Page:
When your email arrivesyour recipient is faced with two options: He either opens it and reads it, or he doesn't.

Have you ever wondered what makes a recipient open and read an email or not to? Think about it, you yourself receive emails every day, maybe even dozens of them, and some you open right away and read, others you don't, some you don't read at all and you're going to trash them directly.

What are the motivations behind this selection and How we can optimize the chances that our recipient will open and read our email?

For example by improving the object! Let's see how.

Improve the object (and increase opening rates)

What is the first thing you read in an incoming e-mail? The subject line. Improving the subject line of your emails can help to increase opening ratesBut how can we do that? With 3 simple strategiesas banal as effective, let's see them together.

Strategy 1: Enter the name in the object

If someone on the street calls you by saying your name, what do you do, turn around, right? Well, the same goes for email: if an email arrives with your name in the subject line, your attention will be immediately captured. Let's take an example by comparing two different types of objects.

(1) Discover the 10 strategies for email marketing: the ultimate guide

(2) Emanuele, discover the 10 strategies for email marketing: the ultimate guide

These two objects are absolutely identical, except for one thing: the recipient's name at the beginning.

If you got an email with two items like this, which one would you most likely open? Yes, the very second one! The name in the subject line of the email acts as a real reminder: the recipient of the email feels "called upon" and is very likely to open the message.

But how can we Send newsletters by directly entering the recipient's name in the subject line?

It's as simple as that: all email marketing softwarefrom Mail Chimp to MailUp, from Aweber to Get Response, allow you to include a small variable in the object, as [FNAME], which allows you to enter the name of the recipient in the subject line of the emailautomatically taken from the list you send the newsletter to.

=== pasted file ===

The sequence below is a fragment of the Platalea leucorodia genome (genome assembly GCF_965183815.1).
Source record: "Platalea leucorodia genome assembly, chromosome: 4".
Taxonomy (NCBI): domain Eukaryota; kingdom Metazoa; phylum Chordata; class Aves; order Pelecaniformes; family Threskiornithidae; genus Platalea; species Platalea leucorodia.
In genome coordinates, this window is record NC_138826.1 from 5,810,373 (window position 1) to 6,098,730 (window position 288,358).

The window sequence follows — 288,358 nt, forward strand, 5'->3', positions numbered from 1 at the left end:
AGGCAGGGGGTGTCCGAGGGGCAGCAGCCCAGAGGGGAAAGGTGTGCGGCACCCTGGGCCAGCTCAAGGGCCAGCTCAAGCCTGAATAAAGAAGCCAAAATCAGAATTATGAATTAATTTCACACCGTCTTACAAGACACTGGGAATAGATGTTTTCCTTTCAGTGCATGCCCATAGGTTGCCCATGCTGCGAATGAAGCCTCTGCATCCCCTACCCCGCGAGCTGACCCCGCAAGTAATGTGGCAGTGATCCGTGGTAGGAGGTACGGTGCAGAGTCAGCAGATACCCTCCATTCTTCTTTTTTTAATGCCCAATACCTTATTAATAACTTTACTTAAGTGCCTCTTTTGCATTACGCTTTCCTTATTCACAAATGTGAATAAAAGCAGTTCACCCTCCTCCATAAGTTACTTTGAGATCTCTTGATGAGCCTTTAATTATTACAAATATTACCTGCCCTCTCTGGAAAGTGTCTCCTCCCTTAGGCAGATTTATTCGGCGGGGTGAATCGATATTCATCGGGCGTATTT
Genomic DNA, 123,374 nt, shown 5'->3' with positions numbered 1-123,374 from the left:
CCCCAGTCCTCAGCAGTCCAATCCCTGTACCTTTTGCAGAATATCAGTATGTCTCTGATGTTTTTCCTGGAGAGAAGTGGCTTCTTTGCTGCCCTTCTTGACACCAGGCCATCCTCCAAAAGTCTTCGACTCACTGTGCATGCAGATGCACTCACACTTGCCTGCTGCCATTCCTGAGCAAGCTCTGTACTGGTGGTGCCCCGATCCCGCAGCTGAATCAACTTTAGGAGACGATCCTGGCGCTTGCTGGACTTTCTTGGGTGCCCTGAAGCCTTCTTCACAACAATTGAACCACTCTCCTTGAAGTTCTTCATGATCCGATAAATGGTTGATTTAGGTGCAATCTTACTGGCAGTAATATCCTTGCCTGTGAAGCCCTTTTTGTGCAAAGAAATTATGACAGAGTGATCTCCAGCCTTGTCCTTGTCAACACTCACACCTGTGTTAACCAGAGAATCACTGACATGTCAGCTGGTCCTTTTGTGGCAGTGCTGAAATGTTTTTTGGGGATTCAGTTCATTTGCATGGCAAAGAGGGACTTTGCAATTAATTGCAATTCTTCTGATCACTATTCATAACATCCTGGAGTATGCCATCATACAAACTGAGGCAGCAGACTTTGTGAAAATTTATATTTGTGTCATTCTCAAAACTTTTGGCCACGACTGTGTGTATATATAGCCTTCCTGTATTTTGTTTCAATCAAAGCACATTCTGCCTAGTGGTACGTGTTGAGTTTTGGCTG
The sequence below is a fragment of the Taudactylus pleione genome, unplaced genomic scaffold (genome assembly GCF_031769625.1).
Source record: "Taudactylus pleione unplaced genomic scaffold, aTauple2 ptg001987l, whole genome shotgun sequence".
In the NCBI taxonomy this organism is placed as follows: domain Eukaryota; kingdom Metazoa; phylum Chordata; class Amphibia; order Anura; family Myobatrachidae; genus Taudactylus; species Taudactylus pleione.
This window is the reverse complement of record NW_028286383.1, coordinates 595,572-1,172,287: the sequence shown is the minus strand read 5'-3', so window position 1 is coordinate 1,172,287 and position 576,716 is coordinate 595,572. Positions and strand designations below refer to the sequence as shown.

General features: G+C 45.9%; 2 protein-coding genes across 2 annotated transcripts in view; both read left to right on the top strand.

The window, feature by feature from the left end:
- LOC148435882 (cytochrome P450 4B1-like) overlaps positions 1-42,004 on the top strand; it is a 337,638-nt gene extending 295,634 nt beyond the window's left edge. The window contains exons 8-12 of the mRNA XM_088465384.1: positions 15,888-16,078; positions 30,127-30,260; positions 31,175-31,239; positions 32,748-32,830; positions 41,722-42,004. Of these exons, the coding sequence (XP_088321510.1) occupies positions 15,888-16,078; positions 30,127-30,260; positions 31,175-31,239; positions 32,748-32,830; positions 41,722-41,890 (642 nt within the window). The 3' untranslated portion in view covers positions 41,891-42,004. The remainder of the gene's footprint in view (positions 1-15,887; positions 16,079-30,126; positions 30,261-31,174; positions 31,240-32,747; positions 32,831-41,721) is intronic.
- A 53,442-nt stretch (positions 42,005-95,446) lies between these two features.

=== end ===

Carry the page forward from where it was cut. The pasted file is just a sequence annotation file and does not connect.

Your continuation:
It's clear that your list must have, in addition to the email of the recipients, their name!

And here we have a dilemma: is it Is it better to collect name and email or just the email? Let's look at the pros and cons of these 2 approaches.

Name and email or just email? This is the dilemma

When you do list building, which is, simply put, you try to build an email databasefor example, by granting a guide, an ebook, or access to special content in return, you can choose to request just the email or the name and email.

Both approaches are widely used: in the former, When you only request the email, your chances of conversion are higher. That is: if a person has to choose to fill out a form to get access to your content, they are more likely to enter just their email, rather than their name and email.

The reason is easy enough to guess: as a general rule, when we need to get a user to perform an action, the fewer steps the user has to take the more likely they are to get to the end!

If asking only for the email raises the conversion rate, on the other hand since you don't have the name of your recipient, you can't use the strategy of including it in the subject line of the email and in the body of the message itself.

What to choose? The choice is yours: On the one hand, by asking only for the email, you have a better chance of conversion, on the other hand you have a better chance of opening the message.